The Role Of Political Machines In The Early 19th Century

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Political machines were a very corrupt but necessary group during the 19th century into the early 20th. They were a local political party organization that made it possible to get a large number of voters out to get their candidate elected. Political machines were appealing to immigrants and other poor people living in the cities as much as they were important to the politician they got elected.
There were 3 components to the political machines: the county committee, the ward or precinct leaders and the party loyalists. The county committee members were those that held the top offices in the county political party. People like Thomas J Pendergast from Kansas City, James Michael Curley in Boston and Richard J Daley from Chicago. At this level they controlled the party’s nominations, the money and the votes. Much of their power came from the people that they got elected that owed them favors for the votes.
The ward and precincts were where most of the action took place. A precinct is the smallest district for electoral votes and a ward is how a city is divided. There were committeemen and captains at this level. People working at this level very often were given government jobs for the work they did for the party.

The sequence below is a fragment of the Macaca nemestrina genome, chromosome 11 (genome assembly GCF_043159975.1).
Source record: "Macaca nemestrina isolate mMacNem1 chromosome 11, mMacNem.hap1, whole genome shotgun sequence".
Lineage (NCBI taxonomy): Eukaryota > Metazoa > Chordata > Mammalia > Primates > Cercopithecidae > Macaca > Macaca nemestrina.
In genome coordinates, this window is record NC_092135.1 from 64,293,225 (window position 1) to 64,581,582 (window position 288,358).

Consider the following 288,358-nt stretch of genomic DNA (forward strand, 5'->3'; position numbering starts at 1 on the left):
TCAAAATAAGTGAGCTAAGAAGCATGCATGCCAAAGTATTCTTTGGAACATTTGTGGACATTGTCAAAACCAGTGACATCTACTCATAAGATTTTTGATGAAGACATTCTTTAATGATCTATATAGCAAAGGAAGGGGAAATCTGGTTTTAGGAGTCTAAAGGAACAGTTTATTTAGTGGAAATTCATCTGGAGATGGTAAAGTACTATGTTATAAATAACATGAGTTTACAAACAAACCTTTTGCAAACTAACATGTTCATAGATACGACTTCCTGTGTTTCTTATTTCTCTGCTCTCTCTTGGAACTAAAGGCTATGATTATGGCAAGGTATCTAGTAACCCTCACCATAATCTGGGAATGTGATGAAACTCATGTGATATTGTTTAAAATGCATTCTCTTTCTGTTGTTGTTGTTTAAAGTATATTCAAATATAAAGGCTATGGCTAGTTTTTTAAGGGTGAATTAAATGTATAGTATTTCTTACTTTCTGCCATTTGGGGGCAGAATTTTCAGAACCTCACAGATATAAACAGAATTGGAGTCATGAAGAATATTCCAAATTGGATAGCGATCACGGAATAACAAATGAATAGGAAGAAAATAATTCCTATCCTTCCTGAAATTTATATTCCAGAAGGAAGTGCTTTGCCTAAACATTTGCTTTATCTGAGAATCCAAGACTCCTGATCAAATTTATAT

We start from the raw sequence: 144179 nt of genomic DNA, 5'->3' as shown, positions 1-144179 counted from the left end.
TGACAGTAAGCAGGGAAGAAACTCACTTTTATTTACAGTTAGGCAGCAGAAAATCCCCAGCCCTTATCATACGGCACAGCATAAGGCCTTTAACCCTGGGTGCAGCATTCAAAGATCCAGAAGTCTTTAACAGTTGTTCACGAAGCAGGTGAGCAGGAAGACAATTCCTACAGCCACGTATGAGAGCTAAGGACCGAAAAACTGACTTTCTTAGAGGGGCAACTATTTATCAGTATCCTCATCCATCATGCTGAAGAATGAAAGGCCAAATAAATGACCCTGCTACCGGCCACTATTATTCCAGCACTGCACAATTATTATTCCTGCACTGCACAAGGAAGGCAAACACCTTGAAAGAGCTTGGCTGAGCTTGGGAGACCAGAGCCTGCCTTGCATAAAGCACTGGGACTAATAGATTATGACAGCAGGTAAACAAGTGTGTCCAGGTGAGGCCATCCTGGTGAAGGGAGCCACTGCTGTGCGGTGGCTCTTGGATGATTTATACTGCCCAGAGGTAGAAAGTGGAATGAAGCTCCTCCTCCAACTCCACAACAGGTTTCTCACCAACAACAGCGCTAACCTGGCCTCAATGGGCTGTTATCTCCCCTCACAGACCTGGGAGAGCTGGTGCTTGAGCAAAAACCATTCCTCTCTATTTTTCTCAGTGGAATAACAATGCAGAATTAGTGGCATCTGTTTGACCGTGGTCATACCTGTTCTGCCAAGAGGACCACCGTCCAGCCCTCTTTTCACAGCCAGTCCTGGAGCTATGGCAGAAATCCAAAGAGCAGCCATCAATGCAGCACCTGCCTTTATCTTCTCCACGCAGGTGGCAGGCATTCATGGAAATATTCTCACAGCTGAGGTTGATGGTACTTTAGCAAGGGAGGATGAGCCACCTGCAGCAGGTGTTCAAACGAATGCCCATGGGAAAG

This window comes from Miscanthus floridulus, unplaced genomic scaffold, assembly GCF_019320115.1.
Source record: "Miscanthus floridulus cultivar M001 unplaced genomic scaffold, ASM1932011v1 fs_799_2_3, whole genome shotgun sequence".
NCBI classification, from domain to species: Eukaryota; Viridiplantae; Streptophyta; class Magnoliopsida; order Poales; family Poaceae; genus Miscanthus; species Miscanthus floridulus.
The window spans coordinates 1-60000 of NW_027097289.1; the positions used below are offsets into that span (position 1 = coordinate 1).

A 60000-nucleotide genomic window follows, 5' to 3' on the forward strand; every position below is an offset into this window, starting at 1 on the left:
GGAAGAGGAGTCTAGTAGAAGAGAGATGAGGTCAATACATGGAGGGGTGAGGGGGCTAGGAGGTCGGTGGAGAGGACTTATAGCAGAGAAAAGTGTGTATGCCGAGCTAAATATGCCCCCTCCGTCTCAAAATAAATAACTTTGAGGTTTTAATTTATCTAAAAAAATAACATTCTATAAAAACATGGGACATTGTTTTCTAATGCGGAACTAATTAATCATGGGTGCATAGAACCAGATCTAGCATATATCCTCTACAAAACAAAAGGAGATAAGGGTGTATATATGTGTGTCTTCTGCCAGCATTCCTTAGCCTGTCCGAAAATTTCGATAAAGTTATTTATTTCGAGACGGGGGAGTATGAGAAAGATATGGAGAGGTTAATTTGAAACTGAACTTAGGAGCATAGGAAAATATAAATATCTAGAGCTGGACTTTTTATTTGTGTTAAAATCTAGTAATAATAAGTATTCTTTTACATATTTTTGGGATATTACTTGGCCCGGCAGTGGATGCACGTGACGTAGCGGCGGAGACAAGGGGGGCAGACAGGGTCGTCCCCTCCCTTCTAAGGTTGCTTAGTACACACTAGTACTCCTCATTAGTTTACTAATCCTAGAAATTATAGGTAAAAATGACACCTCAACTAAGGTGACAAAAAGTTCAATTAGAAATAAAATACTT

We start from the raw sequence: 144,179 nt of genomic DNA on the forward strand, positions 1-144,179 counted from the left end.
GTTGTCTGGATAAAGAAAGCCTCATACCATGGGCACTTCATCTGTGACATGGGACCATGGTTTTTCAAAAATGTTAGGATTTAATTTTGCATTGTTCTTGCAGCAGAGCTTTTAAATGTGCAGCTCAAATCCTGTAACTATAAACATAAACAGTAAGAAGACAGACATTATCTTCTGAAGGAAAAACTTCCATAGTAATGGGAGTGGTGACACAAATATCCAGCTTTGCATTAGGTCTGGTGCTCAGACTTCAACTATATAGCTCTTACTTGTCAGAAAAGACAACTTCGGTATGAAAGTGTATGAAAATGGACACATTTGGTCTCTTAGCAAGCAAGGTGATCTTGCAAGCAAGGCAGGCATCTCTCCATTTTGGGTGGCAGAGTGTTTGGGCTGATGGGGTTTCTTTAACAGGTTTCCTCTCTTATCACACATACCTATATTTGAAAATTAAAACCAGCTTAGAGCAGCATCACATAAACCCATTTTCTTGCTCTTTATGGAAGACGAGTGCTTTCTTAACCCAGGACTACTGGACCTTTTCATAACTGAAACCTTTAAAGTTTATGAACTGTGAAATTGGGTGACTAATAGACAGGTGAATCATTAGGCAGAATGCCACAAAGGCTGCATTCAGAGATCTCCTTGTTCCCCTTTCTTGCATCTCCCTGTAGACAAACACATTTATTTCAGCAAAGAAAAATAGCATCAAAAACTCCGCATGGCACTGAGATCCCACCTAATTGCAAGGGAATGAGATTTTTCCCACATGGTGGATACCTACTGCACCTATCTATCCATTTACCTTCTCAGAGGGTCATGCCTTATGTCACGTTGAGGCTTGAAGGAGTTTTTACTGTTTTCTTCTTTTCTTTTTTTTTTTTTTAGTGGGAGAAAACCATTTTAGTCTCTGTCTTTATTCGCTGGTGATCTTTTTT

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Part of the reason was the beginning of the progressive era. With the start of civil service merit to get government jobs the ability to reward a worker with a good job went away and with that the power of the political machine did too. Without the jobs to give, the workers went away. With the progressive era came the beginning of social services and welfare so no longer were the political machines necessary to provide for the residents in their ward. Another reason is that primary elections were beginning to put a damper on the ability of the political machine to appoint the nominee they wanted to run for
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